New Mexico’s angel investment tax credit gets 5-year extension


By Jacob Maranda – Energy and Technology Reporter for New Mexico Inno

New Mexico’s angel investment tax credit, a way to incentivize more early stage investment in the state, received a five-year extension as part of a larger tax package signed by Gov. Michelle Lujan Grisham on Wednesday.

House Bill 252, the omnibus tax package, extends the deadline for investments that qualify for the credit to Dec. 31, 2030. The previous deadline was Dec. 31, 2025.

A group of legislators — Rep. Meredith Dixon (D-Bernalillo), Rep. Linda Serrato (D-Santa Fe), Rep. Doreen Gallegos (D-Doña Ana), Rep. Dayan Hochman-Vigil (D-Bernalillo) and Rep. Joshua Hernandez (R-Sandoval) — introduced the extension in early January as House Bill 83. The provision was folded into the broader tax package later in the legislative session.

The credit allows accredited investors to claim an income tax credit of up to 25% of the amount of a qualified investment, up to $62,500. It’s limited to five investments per taxable year and one investment per round, according to the bill’s text, and comes with an aggregate cap of $2 million per calendar year.

Legislators had looked to increase that cap to $5 million while extending the investment deadline last year, although the 2023 bill, House Bill 69, died in committee.

Dixon, who co-sponsored both the 2024 and 2023 bills, said getting the extension was the most important thing this year. As she and other legislators and advocates continue education about the credit, Dixon said they’ll be in a better position to ask for more things in future legislative sessions, including increasing the aggregate angel investment credit cap.

The biggest benefit of having the angel investment credit, Dixon added, is supporting smaller companies in New Mexico that can help “diversify” the state’s economy.

One of the credit’s advocates is Drew Tulchin, the president of New Mexico Angels, an angel membership organization in the state. The Angels, Tulchin said, brought together an informal working committee to advocate for the bill, which included folks from the New Mexico Chamber of Commerce, the state Economic Development Department and other public and private sector stakeholders.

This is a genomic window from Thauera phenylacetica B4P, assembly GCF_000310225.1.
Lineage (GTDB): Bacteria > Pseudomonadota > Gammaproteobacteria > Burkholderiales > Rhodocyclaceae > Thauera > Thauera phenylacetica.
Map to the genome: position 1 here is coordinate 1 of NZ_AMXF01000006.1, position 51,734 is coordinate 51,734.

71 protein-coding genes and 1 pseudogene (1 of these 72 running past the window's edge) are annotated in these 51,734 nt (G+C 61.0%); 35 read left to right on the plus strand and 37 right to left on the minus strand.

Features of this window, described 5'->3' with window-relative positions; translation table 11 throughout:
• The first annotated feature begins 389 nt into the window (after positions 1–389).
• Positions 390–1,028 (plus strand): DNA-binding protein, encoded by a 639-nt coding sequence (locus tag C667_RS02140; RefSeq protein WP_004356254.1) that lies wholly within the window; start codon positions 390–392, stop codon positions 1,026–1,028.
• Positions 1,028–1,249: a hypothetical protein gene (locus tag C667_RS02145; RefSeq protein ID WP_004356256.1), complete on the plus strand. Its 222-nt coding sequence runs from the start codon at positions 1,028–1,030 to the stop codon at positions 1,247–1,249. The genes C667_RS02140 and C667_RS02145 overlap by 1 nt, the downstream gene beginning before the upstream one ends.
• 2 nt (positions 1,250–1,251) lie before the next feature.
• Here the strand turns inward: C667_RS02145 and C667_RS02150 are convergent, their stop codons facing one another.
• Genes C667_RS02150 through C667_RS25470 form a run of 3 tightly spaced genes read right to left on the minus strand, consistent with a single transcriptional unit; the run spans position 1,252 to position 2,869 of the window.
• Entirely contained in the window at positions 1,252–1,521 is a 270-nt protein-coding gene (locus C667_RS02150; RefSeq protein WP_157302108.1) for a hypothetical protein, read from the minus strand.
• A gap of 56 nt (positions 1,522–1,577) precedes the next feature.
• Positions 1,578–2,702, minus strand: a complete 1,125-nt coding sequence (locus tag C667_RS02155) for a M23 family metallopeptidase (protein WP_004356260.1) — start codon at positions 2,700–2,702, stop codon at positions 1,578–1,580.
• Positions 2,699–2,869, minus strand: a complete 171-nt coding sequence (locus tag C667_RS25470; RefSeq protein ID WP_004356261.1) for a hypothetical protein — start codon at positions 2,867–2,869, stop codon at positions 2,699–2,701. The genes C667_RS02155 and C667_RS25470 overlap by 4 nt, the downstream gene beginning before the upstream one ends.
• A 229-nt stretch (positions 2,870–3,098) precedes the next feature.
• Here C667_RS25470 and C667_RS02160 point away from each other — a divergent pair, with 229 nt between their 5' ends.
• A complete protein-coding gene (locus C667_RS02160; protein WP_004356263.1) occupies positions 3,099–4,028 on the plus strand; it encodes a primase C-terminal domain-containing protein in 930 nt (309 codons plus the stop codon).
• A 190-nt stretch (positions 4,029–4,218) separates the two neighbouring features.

Over two dozen states have comparable angel investment tax credit programs, according to the Angel Capital Association. Tulchin said the process in New Mexico is more “stringent” than in many other states with similar programs; one of he and other advocates’ focuses going forward will be working with the Taxation and Revenue Department to improve clarity and ease transactions surrounding the credit program, he added, to ensure it’s “fully utilized.”

For instance, Tulchin said the angel investment credit could follow the structure of the state’s Film Production Tax Credit, which has helped grow the state’s film industry since being enacted in 2003.

Besides honing the credit process so it’s as “frictionless as possible,” Tulchin said other aspirations for the credit’s future include increasing its aggregate cap and having investors from outside the state be eligible to receive credits. The current credit is only available for taxpayers who file New Mexico income tax returns.

Angel investors invest their own money in very early stage companies in return for stock in those companies. Those investments can often be the first outside funding startups and small businesses receive.

Companies in New Mexico that have received angel investments and used angel investment credits include Albuquerque’s Build with Robots and Electric Playhouse and Las Cruces-based Ganymede Games. Companies looking to receive angel investments and use credits must apply with the Taxation and Revenue Department using a nine-page application form.

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